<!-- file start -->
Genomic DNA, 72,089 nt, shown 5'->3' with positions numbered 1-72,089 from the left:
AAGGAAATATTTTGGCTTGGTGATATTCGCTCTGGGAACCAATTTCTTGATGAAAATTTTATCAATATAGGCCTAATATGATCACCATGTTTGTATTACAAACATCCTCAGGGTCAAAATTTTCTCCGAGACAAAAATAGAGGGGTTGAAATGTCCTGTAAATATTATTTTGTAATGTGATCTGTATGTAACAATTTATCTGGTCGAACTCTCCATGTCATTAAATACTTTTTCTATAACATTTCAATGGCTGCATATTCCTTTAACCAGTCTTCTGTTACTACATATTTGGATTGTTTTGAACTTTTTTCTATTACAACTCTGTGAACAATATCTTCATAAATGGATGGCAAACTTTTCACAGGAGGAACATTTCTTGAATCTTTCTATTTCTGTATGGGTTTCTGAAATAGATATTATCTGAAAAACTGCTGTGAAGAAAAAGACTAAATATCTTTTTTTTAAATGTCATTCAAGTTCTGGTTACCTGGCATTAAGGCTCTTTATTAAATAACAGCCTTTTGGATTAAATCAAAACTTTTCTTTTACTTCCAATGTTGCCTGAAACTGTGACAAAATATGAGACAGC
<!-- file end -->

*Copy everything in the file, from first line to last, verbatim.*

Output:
Genomic DNA, 72,089 nt, shown 5'->3' with positions numbered 1-72,089 from the left:
AAGGAAATATTTTGGCTTGGTGATATTCGCTCTGGGAACCAATTTCTTGATGAAAATTTTATCAATATAGGCCTAATATGATCACCATGTTTGTATTACAAACATCCTCAGGGTCAAAATTTTCTCCGAGACAAAAATAGAGGGGTTGAAATGTCCTGTAAATATTATTTTGTAATGTGATCTGTATGTAACAATTTATCTGGTCGAACTCTCCATGTCATTAAATACTTTTTCTATAACATTTCAATGGCTGCATATTCCTTTAACCAGTCTTCTGTTACTACATATTTGGATTGTTTTGAACTTTTTTCTATTACAACTCTGTGAACAATATCTTCATAAATGGATGGCAAACTTTTCACAGGAGGAACATTTCTTGAATCTTTCTATTTCTGTATGGGTTTCTGAAATAGATATTATCTGAAAAACTGCTGTGAAGAAAAAGACTAAATATCTTTTTTTTAAATGTCATTCAAGTTCTGGTTACCTGGCATTAAGGCTCTTTATTAAATAACAGCCTTTTGGATTAAATCAAAACTTTTCTTTTACTTCCAATGTTGCCTGAAACTGTGACAAAATATGAGACAGC